A major stumbling block for women, especially women looking to lose weight, is the inability to say “no” without feeling very, very guilty.
For many of us, saying “no” triggers our deepest fears.
“Uh-oh, I’m unkind/not-good-enough/not-loving-enough (…fill in the blank…) and other people will see I’m unkind/not-good-enough/not-loving-enough.”
Many clients I work with overeat because they can’t say “no.”
And I’m not talking about food here. Well, not specifically.
I’m talking about all those times during the day where you nod “yes” instead of politely declining.
If you aren’t ‘owning your “no”‘, you’re probably gaining weight
Many of us women are conditioned from birth to believe it’s feminine, and somehow attractive, to put other people’s needs first. And, if we don’t, then we’re “selfish”.
Of course, rationally, we know that’s utter bull. Because behind every people-pleasing-yes-woman stews resentment, frustration, and fear. And ladies, we know that combo is a recipe for overeating.
What saying “yes” when we mean “no” looks like
– Overeating because you’re rush-rush-rushing meeting everyone else’s needs, but you’ve got zero time for your own basic needs.
– Overeating because your plans got hijacked (again) by someone else’s agenda.
– Overeating because you got bulldozed into doing something you deeply resent.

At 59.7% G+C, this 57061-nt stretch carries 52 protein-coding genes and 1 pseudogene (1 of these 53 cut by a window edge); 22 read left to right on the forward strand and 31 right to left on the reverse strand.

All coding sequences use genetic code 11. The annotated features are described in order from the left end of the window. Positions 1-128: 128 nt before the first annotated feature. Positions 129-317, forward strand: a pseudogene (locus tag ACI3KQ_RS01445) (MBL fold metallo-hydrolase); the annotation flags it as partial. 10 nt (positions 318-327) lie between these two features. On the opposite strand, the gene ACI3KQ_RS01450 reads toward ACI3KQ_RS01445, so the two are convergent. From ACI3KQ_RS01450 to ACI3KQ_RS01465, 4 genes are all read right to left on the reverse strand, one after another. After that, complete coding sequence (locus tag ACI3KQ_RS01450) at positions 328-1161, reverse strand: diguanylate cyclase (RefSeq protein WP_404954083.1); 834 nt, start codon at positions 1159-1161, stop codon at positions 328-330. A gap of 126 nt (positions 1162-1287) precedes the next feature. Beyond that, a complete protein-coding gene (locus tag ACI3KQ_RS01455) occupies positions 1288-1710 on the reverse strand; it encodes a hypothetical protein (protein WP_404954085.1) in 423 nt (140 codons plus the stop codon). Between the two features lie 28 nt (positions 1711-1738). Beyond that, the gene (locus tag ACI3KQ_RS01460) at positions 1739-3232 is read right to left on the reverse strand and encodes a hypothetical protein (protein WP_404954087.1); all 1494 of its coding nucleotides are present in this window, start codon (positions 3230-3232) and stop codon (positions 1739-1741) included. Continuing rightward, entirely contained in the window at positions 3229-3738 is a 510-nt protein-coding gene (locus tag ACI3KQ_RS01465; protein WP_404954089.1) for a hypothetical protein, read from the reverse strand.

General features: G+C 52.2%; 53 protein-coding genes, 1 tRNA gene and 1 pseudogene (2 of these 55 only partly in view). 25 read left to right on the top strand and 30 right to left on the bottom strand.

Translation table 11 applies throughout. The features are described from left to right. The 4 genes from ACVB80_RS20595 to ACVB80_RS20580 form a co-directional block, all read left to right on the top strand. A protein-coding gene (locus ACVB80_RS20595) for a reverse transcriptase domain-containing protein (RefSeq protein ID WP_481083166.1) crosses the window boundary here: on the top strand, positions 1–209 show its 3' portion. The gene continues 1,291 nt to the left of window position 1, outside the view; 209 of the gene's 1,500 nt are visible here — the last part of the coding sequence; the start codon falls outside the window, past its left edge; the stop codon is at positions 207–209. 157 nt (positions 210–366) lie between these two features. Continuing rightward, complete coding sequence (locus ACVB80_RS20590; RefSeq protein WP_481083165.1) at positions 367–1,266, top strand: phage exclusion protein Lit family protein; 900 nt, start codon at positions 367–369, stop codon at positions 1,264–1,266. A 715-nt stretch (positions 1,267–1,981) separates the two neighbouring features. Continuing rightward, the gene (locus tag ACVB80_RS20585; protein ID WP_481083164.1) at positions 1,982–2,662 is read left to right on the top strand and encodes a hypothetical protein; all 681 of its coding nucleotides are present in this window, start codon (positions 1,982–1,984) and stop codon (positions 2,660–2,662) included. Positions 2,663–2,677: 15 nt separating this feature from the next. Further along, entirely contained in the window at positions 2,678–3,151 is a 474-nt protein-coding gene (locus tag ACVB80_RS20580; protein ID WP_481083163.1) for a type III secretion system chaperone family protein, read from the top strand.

– Overeating because you deserve a treat, but your To Do list is that long and you haven’t left space in your day to reward yourself (because, somewhere, you said “yeah, sure” instead of “nope, not today”).
So what’s a busy but kind-hearted woman to do?
The quickest way to eliminate this type of overeating is a clean, clear and very firm “no”.
The great news is that learning to say “no” is a learned skill. Meaning, even if it’s been a while since you’ve practiced “no,” you can start owning your ”no”, right now, with a little guidance.
In a nutshell, living a life of saying “yes” when your soul is screaming “no” is exhausting. It’s a recipe for resentment and frustration…which breeds overeating.
My challenge to you dear reader – get familiar with saying “no.”
Then start a list. Where could you say “no” more? Where is your spirit calling you to say “no”? Where are you most afraid to say “no”?
What would change if you started to say “no” just as freely as you say “yes”?
Ultimately it’s about giving yourself some self-care so that you can be there for those you love and care about. Let’s face it, if you don’t have your health and happiness, what do you have to give?
Love etc, Avril